BY KATHLEEN MURPHY — STAFF WRITER
Throughout his terms as president, many called Barack Obama a “social media president” with his young, tech-savvy campaign and White House staff. So in the social media era, what does this make Donald Trump? The obvious answer is the Twitter president. Throughout the election, he was known for his tweets–for better or for worse–and he often dominated election conversation on the site, taking down other opponents in less than 140 characters. But if you scan through the various social media sites he uses, this nickname proves itself misplaced.
When Obama transitioned his social media power from campaign to governing mode, he signed the White House, the presidency and sometimes even himself up for almost every popular site out there. This included Facebook, Twitter, Instagram–even Pinterest and Tumblr.But Donald Trump has decided to scale down his presence across this spectrum, perhaps due to his preference for TV as a communication medium, and only maintained the presidency’s accounts on the first four sites. Interestingly while the Obama administration archived its Tumblr account right before he departed, the official White House Pinterest account remains stuck in pre-Inauguration times. The new administration’s approach does not seem to say Twitter President so much as it does scaled-down social media president – in line with the Obama administration.
The most significant step the Trump social media team has taken is in the way the president uses his personal account as a public figure, versus how he uses his professional account as a president. While having two accounts seems quintessentially Trump – with one account not being enough to contain all he has to say about himself – it is actually not unusual for most well-known politicians. Both Obama and former Vice President Joe Biden had two different accounts. Vice President Mike Pence even has three accounts–a personal one as a public figure, an archived one from his time as governor, and now the @vp account.
The real difference that sets Trump apart lies in how he uses his two accounts. Most political figures advocate for their policies or positions on their accounts, with quick quips or strong demands that make their posts somewhere in between a sound bite and an advertisement. For example, most of Obama’s last posts on both his personal and his now archived presidential accounts included videos and links promoting the Affordable Care Act and its associated heath insurance campaign.
Trump, on the other hand, prefers to use words to express how he feels on a subject of his choice. Many have noted that these posts, especially those on Twitter, are linked to cable news broadcasts or criticisms. While sometimes Trump’s braggadocios posts are littered with a liberal use of exclamation points that would have made Ernest Hemmingway cringe, he tends to limit his very unique voice to his personal accounts.
To see this in action, the official Facebook account of President Trump has a smattering of videos and live streams captioned with various turns on the phrase “join me as I…” His official presidential Twitter, on the other hand, is a bit more colorful, with some quotes from his joint address to Congress employed as a teaser before the speech itself. However, his gracious invitations do not always extend to his official personal account. Often other louder tweets crowd them out of the feed. In the rare instances where his official presidential accounts read like his voice rather than a social media team, the posts often have links to posts on his personal pages.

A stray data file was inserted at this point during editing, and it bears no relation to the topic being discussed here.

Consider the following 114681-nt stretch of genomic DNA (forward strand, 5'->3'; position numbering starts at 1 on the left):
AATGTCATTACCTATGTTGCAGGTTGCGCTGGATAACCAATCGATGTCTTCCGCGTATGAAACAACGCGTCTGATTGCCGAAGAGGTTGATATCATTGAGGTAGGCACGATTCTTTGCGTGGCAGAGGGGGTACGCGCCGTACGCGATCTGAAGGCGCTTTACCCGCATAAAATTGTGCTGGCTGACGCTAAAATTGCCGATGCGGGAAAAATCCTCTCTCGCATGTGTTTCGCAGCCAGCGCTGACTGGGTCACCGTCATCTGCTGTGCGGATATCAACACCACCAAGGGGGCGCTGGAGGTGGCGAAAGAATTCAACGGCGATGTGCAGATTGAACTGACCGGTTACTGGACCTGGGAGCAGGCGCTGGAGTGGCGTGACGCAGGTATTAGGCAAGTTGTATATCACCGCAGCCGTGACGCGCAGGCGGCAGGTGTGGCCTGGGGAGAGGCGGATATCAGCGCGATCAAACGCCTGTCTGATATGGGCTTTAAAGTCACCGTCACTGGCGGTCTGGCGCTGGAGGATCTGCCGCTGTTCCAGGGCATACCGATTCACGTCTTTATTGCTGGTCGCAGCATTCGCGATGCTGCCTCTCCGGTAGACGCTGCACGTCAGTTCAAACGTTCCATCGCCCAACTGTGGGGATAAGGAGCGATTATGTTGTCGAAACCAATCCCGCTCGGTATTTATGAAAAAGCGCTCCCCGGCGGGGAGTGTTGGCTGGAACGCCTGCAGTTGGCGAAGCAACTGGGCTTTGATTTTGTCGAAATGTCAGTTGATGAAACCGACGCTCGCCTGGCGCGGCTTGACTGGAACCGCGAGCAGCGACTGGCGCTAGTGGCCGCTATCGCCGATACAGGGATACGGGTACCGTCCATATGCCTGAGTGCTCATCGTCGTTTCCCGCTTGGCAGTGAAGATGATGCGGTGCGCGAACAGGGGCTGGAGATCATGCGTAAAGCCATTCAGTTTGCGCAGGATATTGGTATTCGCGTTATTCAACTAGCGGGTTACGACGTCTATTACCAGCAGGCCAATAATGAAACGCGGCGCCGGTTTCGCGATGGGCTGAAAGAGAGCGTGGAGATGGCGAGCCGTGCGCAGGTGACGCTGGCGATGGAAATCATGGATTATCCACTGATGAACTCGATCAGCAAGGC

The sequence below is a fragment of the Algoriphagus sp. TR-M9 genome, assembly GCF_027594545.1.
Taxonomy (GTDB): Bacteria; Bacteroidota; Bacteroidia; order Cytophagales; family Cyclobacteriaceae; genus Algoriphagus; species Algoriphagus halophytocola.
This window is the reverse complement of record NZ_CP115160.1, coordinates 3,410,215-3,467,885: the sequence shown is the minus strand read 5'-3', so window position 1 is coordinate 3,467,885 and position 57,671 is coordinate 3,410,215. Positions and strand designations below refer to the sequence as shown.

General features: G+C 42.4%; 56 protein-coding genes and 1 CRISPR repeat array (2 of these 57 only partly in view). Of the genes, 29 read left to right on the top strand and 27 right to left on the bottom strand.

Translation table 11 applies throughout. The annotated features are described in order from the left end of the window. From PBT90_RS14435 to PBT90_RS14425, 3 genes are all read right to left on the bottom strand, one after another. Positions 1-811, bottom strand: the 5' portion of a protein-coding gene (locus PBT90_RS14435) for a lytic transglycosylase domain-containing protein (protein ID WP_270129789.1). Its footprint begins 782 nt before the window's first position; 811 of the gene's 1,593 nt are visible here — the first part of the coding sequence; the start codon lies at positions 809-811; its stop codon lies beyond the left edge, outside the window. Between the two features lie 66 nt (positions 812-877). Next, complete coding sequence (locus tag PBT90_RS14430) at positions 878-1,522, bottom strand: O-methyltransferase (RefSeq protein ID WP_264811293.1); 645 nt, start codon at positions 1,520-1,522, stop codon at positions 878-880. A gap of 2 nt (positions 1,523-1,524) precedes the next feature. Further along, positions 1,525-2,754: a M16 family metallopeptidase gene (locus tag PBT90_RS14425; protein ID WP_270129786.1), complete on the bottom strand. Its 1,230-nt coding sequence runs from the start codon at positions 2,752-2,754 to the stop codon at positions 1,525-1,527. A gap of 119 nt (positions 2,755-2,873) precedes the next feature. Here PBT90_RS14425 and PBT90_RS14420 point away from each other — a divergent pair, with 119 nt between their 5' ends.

These personal accounts across multiple platforms represent the raw form of Trump, where his unique and very distinguishable voice shouts into the great Internet abyss. This voice sounds a little like:
“Russia talk is FAKE NEWS put out by the Dems, and played up by the media, in order to mask the big election defeat and the illegal leaks!”
“Find the leakers within the FBI itself. Classified information is being given to media that could have a devastating effect on U.S. FIND NOW” (Tweet, @realDonaldTrump).
This style of communication is well suited to social media platforms, but especially to Twitter. His short fragments, incomplete sentences, love of capital letters, disregard for grammar conventions–like many Twitter users–and provocative word choice set him apart among politicians online. They find a special home on Twitter where long-winded sentences on policy must be cut off or split up, and insistent aggravation draws the instant attention of most other tweeters.
However, this does not make Trump just the “Twitter president.” The short emotional assertions of his style work equally well on other social media platforms, especially for mobile users who prefer not to scroll or read extensive pieces on small screens. Trump may not be a full-fledged Twitter president or a social media president in the vein of Obama. His social media presidency is one of his creation – on fewer platforms, compensated for with its own loudly special flair.